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Old 18-02-2008, 11:49   #1
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Cruising Cat vs. Cruising Mono Performance

Uh oh... time for more controversy!

Got done with my sea trial on the new cat today. All went well. In fact, the cat did nearly as well to weather as an average cruising mono. Yup... sailed just fine. We did have heavy winds, but she pointed right up, much to my suprise.

So, I have to say that in decent winds (10-15kts), comparing a crusing cat with a cruising mono (with full keel or modified fin), they're about the same.

Of course, a fin keel would make a huge difference, but comparing these apples and oranges from the middle performance range, they're just about equal.

A very surprising result, based on what I read here.

The cats aren't so bad to windward after all. Just depends on the type of mono you are comparing them to.
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Old 18-02-2008, 12:06   #2
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Here we go...break out the heavy weapons. It's show time!

In a computer forum that I am a member of, we have the same thing. It's either AMD vs Intel or Nvidia vs ATI. It always ends the same with a moderator locking the thread.

Sullivan...its nice the see the old stereotypes of catamarans are falling by the wayside with modern designs.

Just going in and out of various marinas in the SF Bay Area to pick up customers, I have noticed a LOT more modern catamarans sitting at their end-ties from just 10 years ago.
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Old 18-02-2008, 12:47   #3
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Even monohullers agree that some cruising cats go to windward just fine:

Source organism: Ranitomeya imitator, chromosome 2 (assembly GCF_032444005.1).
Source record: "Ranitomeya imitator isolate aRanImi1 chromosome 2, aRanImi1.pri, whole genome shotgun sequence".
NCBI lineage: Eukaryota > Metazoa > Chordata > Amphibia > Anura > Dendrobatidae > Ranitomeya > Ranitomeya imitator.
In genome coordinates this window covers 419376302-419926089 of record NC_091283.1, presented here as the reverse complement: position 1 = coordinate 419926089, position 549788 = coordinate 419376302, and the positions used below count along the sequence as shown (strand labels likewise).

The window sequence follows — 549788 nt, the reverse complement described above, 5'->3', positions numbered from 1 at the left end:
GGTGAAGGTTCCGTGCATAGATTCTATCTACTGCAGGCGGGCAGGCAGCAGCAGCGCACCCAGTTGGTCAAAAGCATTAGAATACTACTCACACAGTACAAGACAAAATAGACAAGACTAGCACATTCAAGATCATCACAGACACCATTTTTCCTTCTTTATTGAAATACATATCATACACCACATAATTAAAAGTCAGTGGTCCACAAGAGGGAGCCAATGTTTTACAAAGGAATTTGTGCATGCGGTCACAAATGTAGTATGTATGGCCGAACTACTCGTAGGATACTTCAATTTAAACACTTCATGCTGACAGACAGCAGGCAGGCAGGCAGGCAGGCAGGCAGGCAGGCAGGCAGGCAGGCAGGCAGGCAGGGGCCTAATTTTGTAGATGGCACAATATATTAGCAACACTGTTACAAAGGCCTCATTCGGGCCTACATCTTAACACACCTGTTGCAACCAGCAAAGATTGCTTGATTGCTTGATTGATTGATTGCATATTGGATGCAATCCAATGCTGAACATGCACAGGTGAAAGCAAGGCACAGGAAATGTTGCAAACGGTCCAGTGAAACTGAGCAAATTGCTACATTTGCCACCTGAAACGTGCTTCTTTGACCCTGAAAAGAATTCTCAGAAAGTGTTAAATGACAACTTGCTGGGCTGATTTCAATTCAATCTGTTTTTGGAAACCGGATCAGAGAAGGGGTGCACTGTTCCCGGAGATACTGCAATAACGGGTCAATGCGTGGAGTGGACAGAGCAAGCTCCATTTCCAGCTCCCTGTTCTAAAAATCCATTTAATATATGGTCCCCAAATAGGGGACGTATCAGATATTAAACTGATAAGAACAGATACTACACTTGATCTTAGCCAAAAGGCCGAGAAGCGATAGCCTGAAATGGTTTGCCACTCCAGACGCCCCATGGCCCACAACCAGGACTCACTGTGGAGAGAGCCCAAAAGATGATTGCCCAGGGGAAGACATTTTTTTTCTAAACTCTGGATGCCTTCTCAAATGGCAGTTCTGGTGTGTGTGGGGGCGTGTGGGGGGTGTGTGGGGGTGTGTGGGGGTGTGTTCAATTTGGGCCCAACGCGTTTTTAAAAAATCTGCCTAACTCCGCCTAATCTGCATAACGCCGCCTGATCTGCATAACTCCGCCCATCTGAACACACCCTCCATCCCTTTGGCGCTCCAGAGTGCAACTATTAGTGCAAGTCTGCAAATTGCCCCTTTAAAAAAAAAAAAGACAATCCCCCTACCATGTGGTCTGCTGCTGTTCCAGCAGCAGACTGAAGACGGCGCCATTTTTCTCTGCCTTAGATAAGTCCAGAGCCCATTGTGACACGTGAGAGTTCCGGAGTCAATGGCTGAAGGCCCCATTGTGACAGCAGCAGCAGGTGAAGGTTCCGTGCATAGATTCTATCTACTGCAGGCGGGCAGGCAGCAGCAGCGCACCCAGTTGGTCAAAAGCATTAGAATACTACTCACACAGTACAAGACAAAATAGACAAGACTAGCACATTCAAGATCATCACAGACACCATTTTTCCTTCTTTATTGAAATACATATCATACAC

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Old 18-02-2008, 13:08   #4
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cat to mono comparison

I found that Charles Kantor did a very good job of addressing / debunking the comparisons in his book Cruising in Catamarans. He also observed that most cats would go to windward at least as well or better than most of the full keeled monohulls.
Also keep in mind that most cruisers live by the adage that " gentlemen don't sail to windward".
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Old 18-02-2008, 14:29   #5
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Originally Posted by ireaney View Post
Oh no - wait for the fireworks, you have upset the mono hull boys now especially JOLI and probably CATTY
VMG is VMG. Put it on a race course and see what happens but as I have said here more then once this is a cruising forum and the rules are not the same. Sorry no fireworks

Gunboat 48, nice boat Ireany! Congrats.
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Old 19-02-2008, 08:09   #6
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Sean and Joli are actually both right.

Just as Sean mentioned, my cat points to 30 degrees apparent before pinching. While the wind is whipping thru your hair and all seems wonderful with the world, unfortunately, there are other considerations.